When welcoming a new puppy into your life, you may think you are starting with a "blank slate," but this is not the case.

There is a lot that should happen during the first weeks of life to give you the best chances of raising a valued member of your family.

From birth to 12 days of age - the neonatal period - a puppy can't hear or see. It can't eliminate waste by itself or regulate its body temperature. It is dependent upon its mother for food, warmth and survival. Daily human handling is thought to better prepare the puppy for stresses later in life.

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The transitional period, beginning about the 13th day of life, is when the puppy's senses rapidly mature. Both the eyes and ears open, and the puppy learns how to walk. Humans should gently expose the puppy to all types of stimuli during this two-week period (objects, sounds, varied surfaces, etc.) to enhance development. The puppy must remain with its mother and littermates in a stable environment.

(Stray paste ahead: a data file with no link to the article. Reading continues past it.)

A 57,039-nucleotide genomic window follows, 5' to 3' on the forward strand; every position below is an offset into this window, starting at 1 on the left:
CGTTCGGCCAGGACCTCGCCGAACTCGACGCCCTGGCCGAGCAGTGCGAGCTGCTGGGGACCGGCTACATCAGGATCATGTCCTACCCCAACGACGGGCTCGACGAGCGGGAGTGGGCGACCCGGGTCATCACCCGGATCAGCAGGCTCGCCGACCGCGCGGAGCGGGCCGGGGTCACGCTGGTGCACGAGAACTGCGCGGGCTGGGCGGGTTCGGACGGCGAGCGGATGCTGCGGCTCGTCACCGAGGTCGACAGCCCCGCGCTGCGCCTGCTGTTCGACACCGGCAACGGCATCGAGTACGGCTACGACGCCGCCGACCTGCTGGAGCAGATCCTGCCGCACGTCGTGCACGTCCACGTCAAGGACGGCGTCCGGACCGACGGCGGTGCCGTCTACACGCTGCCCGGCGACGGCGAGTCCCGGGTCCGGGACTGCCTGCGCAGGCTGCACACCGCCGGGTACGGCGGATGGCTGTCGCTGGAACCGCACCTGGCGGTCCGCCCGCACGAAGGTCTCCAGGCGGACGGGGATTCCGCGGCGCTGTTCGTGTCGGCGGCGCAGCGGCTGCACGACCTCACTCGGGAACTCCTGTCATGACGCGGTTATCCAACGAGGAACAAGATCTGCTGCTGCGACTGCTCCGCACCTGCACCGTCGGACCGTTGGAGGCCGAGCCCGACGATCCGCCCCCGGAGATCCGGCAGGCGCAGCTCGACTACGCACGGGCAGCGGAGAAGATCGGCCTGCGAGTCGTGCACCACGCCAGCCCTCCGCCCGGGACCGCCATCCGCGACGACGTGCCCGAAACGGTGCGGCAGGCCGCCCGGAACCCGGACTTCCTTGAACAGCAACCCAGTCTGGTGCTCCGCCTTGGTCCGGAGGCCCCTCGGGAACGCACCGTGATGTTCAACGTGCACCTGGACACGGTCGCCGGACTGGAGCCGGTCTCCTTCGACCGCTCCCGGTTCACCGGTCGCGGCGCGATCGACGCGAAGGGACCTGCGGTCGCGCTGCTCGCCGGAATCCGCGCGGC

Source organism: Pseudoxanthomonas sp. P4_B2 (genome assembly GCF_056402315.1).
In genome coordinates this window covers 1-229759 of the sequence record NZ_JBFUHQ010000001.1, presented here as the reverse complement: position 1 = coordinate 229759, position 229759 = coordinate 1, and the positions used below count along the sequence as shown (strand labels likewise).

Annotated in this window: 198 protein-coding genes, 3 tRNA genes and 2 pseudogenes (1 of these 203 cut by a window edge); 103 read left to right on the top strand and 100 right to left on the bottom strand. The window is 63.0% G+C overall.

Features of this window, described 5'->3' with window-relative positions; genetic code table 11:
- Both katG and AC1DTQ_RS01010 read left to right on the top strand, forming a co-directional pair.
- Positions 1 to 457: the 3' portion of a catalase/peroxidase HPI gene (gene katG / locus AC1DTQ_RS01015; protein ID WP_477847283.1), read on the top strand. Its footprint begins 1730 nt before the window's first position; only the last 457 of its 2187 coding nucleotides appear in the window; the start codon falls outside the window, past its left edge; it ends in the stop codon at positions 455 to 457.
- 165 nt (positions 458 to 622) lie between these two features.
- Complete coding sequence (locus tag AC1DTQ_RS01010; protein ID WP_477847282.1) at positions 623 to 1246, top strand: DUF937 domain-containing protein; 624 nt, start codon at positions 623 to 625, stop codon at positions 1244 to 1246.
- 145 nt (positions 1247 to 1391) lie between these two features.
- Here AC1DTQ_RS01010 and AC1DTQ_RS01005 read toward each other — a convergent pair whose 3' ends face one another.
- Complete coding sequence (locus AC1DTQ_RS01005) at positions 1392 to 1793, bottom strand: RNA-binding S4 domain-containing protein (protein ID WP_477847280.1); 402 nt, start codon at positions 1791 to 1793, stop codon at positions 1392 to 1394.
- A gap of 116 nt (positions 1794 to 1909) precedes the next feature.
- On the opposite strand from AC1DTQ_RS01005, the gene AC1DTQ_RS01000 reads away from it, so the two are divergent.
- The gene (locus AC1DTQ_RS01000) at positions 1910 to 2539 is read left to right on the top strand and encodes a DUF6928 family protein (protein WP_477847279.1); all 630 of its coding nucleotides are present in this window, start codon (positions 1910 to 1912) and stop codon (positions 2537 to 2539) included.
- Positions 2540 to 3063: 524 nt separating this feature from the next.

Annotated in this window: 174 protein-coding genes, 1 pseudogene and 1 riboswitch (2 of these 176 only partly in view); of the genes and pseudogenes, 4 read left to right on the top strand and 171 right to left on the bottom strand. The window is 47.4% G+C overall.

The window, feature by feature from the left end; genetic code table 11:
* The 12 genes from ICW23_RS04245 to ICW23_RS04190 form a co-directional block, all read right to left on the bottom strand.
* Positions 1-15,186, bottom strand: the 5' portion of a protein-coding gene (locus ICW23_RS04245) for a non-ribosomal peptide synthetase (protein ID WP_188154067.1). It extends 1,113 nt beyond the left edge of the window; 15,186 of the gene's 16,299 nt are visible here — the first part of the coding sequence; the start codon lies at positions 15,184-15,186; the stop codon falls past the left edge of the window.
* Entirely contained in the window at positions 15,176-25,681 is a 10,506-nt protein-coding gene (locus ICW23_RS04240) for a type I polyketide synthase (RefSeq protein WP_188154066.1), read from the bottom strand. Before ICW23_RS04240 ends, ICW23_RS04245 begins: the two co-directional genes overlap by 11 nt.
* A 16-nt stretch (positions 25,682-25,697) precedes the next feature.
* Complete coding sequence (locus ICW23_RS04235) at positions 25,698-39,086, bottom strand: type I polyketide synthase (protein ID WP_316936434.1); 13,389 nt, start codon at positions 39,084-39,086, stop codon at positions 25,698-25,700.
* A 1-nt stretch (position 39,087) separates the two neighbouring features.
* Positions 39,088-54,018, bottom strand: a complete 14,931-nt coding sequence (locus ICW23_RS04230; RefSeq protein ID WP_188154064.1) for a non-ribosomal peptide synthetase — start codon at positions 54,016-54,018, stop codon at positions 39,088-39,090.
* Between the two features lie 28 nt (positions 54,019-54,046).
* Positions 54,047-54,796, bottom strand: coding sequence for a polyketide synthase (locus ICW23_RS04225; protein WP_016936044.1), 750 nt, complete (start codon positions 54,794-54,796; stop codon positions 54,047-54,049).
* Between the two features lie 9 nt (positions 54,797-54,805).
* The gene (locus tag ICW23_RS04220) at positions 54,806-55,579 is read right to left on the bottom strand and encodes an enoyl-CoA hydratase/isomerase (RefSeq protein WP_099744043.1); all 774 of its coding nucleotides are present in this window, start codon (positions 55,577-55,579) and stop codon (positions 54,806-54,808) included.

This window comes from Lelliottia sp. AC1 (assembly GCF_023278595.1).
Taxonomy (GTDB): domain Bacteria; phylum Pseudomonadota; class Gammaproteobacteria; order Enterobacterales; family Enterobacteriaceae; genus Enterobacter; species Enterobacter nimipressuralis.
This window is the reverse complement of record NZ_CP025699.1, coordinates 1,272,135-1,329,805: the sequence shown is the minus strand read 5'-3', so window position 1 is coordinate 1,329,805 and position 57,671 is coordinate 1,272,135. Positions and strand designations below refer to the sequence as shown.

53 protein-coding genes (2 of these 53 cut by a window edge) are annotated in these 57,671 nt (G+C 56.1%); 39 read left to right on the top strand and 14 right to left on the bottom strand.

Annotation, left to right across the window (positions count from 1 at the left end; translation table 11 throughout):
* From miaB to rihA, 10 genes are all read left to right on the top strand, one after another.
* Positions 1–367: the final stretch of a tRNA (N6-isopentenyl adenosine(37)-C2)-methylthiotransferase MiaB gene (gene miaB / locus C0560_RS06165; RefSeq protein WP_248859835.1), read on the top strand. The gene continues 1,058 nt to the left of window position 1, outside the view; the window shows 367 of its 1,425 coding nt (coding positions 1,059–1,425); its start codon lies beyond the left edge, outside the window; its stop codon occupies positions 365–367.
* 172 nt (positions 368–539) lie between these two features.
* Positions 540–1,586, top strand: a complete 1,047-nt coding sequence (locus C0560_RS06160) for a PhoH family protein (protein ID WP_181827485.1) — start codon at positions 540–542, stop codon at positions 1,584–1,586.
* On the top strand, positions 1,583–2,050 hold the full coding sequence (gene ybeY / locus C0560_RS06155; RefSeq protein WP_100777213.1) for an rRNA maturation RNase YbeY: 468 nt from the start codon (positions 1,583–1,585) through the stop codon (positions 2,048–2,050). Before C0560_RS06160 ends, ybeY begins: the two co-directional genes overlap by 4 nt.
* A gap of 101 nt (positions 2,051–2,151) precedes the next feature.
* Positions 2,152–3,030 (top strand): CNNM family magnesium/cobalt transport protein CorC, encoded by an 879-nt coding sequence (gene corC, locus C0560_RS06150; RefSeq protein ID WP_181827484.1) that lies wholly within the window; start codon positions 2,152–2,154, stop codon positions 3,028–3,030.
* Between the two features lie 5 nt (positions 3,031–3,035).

About 1 month of age, the puppy enters the first socialization period, which lasts until the 12th week of life. Social behavior and patterns are developing, largely through interaction with littermates and the mother. This is a critical time in the puppy's temperament and behavior development and greatly affects how it will behave as an adult dog. It begins to investigate its surroundings, and gradually shifts its interaction away from its mother and toward its littermates. The puppy learns through play not to bite too hard, chasing, barking and body posturing including submissive postures.

This is also a time when the puppy startles easily and fearful responses become much more pronounced. Exposure to different environments, objects, sound and surfaces should continue; in time, the puppy will learn to discriminate between truly dangerous situations and those that are of no concern.

No puppy should leave its litter until the 49th day of life. Generally, the best time to bring a new puppy home is from 7 to 9 weeks.

If your new puppy was raised in a calm environment, with littermates and daily human handling and exposure, the job of house-training and raising the puppy should be a fairly easy task. Continued exposure to everyday scenarios is imperative to ensure you raise a well-adjusted, temperamentally sound adult dog.


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